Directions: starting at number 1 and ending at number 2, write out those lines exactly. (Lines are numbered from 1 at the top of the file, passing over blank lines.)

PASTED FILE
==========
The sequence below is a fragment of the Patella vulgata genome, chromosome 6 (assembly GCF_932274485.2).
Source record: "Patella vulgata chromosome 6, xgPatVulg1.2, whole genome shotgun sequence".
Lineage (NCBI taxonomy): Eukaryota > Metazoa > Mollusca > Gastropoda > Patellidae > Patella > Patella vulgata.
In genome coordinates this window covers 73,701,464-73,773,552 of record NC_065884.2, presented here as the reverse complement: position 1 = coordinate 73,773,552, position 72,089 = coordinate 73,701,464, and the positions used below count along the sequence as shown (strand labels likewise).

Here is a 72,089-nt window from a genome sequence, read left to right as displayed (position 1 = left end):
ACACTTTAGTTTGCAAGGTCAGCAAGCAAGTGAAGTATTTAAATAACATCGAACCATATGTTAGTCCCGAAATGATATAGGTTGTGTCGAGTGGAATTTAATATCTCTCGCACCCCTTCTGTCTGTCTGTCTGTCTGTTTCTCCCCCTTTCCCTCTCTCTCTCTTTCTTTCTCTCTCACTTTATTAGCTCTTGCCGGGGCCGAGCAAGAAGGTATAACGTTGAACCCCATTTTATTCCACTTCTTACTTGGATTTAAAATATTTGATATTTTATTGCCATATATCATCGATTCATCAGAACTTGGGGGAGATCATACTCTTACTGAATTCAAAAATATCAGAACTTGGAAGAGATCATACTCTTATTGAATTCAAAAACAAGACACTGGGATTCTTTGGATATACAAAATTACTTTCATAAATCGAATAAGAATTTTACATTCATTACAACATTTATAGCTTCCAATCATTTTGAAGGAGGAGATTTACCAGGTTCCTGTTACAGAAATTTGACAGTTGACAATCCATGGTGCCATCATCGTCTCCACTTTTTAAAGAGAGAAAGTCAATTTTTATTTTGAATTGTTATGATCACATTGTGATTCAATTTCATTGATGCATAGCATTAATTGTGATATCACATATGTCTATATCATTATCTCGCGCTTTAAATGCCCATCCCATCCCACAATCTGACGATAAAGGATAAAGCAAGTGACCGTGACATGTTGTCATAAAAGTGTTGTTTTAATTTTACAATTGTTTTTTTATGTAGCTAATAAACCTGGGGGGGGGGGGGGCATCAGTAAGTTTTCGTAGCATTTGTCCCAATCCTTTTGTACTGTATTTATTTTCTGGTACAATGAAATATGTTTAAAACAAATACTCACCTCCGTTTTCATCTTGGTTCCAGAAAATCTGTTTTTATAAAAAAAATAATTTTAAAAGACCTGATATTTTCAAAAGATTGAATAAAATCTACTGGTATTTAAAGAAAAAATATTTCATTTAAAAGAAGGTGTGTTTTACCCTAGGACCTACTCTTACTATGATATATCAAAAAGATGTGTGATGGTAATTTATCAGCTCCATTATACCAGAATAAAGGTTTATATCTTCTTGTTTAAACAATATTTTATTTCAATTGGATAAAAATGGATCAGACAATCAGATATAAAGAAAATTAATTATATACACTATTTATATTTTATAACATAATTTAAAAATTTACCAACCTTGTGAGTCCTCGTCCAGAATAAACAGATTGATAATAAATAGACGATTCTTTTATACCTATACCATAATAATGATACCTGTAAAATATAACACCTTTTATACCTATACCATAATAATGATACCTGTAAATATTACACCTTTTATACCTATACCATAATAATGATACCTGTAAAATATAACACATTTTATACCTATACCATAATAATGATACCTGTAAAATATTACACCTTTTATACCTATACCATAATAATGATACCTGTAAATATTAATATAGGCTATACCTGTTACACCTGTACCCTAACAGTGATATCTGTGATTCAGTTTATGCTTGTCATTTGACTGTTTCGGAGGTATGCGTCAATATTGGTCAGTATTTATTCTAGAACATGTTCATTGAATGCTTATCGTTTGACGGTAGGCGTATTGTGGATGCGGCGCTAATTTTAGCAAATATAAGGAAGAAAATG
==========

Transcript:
The sequence below is a fragment of the Patella vulgata genome, chromosome 6 (assembly GCF_932274485.2).
Source record: "Patella vulgata chromosome 6, xgPatVulg1.2, whole genome shotgun sequence".